By Drew Page
In late 2017, the film Justice League, produced by Warner Bros and directed by Joss Whedon and Zach Snyder, was released to less-than-stellar reviews. People complained about the abysmal CGI (some of which attached to Henry Cavill’s upper lip), the bland villain, the one-note characters, and a less than perfect story. This prompted a movement online, calling for the film to be redone, without Joss Whedon in the picture, and Zach Snyder’s original vision recreated on-screen…sort of. Due to the pandemic, and convenience’s sake, the film was released online, to HBOMax, in a 4:3 aspect ratio. Audiences and critics have mixed opinions; with audiences being overjoyed, while critics are less than impressed. However, everyone does seem to agree: it’s leagues better than the original cut. As your average movie critic and avid fan of all things nerd, including the comic realm, I think it’s fair to say the movie is…quite good. Not perfect, by any means…But anything is an improvement over the original Justice League. Or, Josstice League, as many have dubbed it.
The first notable thing to address is the presentation. The 4:3 aspect ratio can be very strange at first, but is quickly adjustable, and allows for the viewer to see more of the shot, without hasty cropping on the editing team’s part. Apart from that, the CGI is about the same, if slightly improved, and the colors are lacking in comparison to the original, but this isn’t a negative. It fits the tone a lot better and generally adds a lot to the scene. The actual quality of the video is quite nice, as well. The pixel count makes it very crisp and clean. As for costume design, set, props, everything was done about as well as the original, which is to say, great. Superhero movies often have a hard time looking bad, and this proves that.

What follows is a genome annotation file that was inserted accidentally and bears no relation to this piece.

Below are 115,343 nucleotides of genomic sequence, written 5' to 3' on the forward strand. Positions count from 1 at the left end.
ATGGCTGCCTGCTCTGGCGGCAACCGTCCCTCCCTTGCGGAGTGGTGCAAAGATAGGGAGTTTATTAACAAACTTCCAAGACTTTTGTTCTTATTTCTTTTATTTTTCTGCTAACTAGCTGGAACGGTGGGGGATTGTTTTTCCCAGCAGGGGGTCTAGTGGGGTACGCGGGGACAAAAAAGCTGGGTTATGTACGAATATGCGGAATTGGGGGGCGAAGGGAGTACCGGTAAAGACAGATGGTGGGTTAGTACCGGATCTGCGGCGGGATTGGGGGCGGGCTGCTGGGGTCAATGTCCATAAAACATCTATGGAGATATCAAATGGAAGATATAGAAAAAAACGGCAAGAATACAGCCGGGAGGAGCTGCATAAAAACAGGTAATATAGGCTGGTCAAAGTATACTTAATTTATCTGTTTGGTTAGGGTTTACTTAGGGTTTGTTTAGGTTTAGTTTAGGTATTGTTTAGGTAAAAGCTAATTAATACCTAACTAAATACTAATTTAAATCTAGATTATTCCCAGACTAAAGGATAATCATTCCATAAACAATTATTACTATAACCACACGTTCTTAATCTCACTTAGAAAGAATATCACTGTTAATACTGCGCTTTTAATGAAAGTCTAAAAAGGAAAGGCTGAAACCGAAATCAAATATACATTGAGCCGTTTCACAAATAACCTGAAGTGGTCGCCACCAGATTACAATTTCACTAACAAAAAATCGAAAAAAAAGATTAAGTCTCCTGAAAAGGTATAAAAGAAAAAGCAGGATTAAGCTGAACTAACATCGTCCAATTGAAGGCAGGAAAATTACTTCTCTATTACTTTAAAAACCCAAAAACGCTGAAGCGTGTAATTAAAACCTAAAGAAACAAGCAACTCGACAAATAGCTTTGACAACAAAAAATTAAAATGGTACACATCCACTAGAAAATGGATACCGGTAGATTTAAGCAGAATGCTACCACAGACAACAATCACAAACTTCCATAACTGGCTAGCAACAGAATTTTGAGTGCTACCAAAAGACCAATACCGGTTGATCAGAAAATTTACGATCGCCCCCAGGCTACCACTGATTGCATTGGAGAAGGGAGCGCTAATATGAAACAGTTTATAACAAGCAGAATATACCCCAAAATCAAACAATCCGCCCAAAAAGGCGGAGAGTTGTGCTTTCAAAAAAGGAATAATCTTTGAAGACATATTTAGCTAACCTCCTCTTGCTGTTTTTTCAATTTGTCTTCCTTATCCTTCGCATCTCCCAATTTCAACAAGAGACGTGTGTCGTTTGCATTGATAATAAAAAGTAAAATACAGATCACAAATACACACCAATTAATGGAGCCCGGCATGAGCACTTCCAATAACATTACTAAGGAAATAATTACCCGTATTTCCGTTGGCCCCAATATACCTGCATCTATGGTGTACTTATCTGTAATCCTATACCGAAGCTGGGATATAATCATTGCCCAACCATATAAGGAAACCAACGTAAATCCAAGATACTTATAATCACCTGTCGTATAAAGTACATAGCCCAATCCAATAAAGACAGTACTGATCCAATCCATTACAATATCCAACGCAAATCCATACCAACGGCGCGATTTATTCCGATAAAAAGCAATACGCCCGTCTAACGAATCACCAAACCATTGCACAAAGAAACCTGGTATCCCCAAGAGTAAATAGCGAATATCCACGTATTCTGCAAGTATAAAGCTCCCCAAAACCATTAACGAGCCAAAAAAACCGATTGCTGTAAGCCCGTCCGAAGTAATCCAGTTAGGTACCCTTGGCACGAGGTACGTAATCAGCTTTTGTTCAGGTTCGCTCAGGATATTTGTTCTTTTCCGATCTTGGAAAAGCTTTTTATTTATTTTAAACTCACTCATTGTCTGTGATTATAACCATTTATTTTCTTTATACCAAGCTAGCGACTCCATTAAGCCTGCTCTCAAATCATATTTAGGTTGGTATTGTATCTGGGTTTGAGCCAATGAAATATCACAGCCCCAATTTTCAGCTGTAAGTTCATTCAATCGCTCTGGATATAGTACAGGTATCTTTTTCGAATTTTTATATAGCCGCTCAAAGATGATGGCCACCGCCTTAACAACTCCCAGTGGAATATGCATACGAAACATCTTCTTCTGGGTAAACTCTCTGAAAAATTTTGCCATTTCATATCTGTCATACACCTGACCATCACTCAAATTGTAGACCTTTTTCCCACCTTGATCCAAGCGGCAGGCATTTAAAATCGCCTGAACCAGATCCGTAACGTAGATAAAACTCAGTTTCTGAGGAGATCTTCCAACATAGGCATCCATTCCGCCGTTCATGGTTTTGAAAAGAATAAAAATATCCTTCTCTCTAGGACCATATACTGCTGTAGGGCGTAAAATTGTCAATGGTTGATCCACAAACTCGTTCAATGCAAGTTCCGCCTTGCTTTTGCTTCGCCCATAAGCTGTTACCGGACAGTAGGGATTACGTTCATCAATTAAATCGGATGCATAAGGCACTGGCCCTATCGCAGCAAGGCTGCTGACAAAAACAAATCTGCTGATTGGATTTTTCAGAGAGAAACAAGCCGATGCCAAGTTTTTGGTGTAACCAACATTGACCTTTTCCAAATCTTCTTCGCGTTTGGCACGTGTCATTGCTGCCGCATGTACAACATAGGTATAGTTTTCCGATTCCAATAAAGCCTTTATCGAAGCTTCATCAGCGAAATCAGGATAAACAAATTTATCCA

The story is roughly the same as the original cut, with a few tweaks. For instance, a lot more time (that 4 hours came from somewhere, right?) is taken to flesh out its characters and why everyone is doing what they’re doing, like Cyborg and even Steppenwolf, who is now trying to prove himself as a likely prospect to Darkseid, a name that will send many of my fellow DC fans squealing. The tone, while not dark, is a lot less lighthearted than the original, which for many is a positive, including myself. While Joss Whedon is plenty funny, his dialogue often can feel quite forced and trying too hard for a laugh, which is why this cut (while not removing the humor; it still has plenty) feels like a breath of fresh air in comparison to the boatloads of Whedon-ism so many superhero movies have been getting lately.
The acting, while not perfect, clearly has a lot of effort put in. Henry Cavill, Ben Affleck, and Gal Gadot do great jobs making me feel their characters, and Ezra Miller was near perfection with his portrayal of the kind, funny, and energetic Flash. He was easily one of the highlights of the movie.
The only problems I have with the film are some minor ones. Obviously, accessibility was an issue. Having to make an HBO Max account just to watch a 4-hour movie is something that I was hoping I wouldn’t have to do, and HBO Max’s servers made it pretty difficult, as well. This was just something I experienced, but the servers were very slow and laggy. As for the movie itself, it had some pacing issues. While everything is generally paced well, (or it would have, if it were 2 hours) the length of the movie makes it feel a little slower. And while the color gradient does fit the tone and theme, it did feel a little dull, especially when the majority of the main cast wears black, gray, or very dull, muted colors. However, the Flash’s costume (which, by the way, looks awesome, and do not try to argue about that), much like his character, pops that much more across the rest of the League, and looks very nice, especially with the blue lightning and energy effects that surround him the majority of the time.
In short, not only is Zach Snyder’s Justice League a massive improvement over the original, it’s a decently enjoyable superhero movie as a whole if you can deal with some cheese, gray coloring, and a long, and semi-slow movie.